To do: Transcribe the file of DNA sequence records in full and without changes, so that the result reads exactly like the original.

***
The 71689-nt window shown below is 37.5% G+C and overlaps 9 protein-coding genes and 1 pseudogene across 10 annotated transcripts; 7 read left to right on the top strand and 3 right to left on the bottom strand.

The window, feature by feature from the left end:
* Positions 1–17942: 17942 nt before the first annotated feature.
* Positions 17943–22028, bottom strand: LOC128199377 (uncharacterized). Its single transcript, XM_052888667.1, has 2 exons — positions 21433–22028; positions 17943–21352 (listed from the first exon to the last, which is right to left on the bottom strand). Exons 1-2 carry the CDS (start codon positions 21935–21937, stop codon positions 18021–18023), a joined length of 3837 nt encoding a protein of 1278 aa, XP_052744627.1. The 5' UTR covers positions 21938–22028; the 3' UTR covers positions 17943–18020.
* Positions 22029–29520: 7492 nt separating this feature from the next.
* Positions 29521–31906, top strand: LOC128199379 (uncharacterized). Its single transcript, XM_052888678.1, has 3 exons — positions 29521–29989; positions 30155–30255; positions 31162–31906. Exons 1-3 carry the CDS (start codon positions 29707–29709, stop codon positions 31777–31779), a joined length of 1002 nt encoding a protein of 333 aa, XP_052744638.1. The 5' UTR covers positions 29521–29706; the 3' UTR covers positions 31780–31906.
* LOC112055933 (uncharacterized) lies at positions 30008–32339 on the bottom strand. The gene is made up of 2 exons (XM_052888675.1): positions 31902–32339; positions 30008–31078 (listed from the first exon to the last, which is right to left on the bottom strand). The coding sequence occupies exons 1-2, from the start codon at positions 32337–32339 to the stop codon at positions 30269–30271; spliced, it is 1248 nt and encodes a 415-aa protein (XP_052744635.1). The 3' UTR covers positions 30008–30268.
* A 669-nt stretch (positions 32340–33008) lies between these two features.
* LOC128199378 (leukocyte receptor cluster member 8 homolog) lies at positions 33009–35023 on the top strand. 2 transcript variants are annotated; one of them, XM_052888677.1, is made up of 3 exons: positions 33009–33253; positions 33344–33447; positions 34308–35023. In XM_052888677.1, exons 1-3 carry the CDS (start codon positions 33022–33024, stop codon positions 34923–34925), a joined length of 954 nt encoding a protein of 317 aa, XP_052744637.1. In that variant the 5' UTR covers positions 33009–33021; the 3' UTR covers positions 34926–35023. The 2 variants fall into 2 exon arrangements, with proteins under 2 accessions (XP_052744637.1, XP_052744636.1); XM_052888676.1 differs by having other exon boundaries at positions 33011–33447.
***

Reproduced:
The 71689-nt window shown below is 37.5% G+C and overlaps 9 protein-coding genes and 1 pseudogene across 10 annotated transcripts; 7 read left to right on the top strand and 3 right to left on the bottom strand.

The window, feature by feature from the left end:
* Positions 1–17942: 17942 nt before the first annotated feature.
* Positions 17943–22028, bottom strand: LOC128199377 (uncharacterized). Its single transcript, XM_052888667.1, has 2 exons — positions 21433–22028; positions 17943–21352 (listed from the first exon to the last, which is right to left on the bottom strand). Exons 1-2 carry the CDS (start codon positions 21935–21937, stop codon positions 18021–18023), a joined length of 3837 nt encoding a protein of 1278 aa, XP_052744627.1. The 5' UTR covers positions 21938–22028; the 3' UTR covers positions 17943–18020.
* Positions 22029–29520: 7492 nt separating this feature from the next.
* Positions 29521–31906, top strand: LOC128199379 (uncharacterized). Its single transcript, XM_052888678.1, has 3 exons — positions 29521–29989; positions 30155–30255; positions 31162–31906. Exons 1-3 carry the CDS (start codon positions 29707–29709, stop codon positions 31777–31779), a joined length of 1002 nt encoding a protein of 333 aa, XP_052744638.1. The 5' UTR covers positions 29521–29706; the 3' UTR covers positions 31780–31906.
* LOC112055933 (uncharacterized) lies at positions 30008–32339 on the bottom strand. The gene is made up of 2 exons (XM_052888675.1): positions 31902–32339; positions 30008–31078 (listed from the first exon to the last, which is right to left on the bottom strand). The coding sequence occupies exons 1-2, from the start codon at positions 32337–32339 to the stop codon at positions 30269–30271; spliced, it is 1248 nt and encodes a 415-aa protein (XP_052744635.1). The 3' UTR covers positions 30008–30268.
* A 669-nt stretch (positions 32340–33008) lies between these two features.
* LOC128199378 (leukocyte receptor cluster member 8 homolog) lies at positions 33009–35023 on the top strand. 2 transcript variants are annotated; one of them, XM_052888677.1, is made up of 3 exons: positions 33009–33253; positions 33344–33447; positions 34308–35023. In XM_052888677.1, exons 1-3 carry the CDS (start codon positions 33022–33024, stop codon positions 34923–34925), a joined length of 954 nt encoding a protein of 317 aa, XP_052744637.1. In that variant the 5' UTR covers positions 33009–33021; the 3' UTR covers positions 34926–35023. The 2 variants fall into 2 exon arrangements, with proteins under 2 accessions (XP_052744637.1, XP_052744636.1); XM_052888676.1 differs by having other exon boundaries at positions 33011–33447.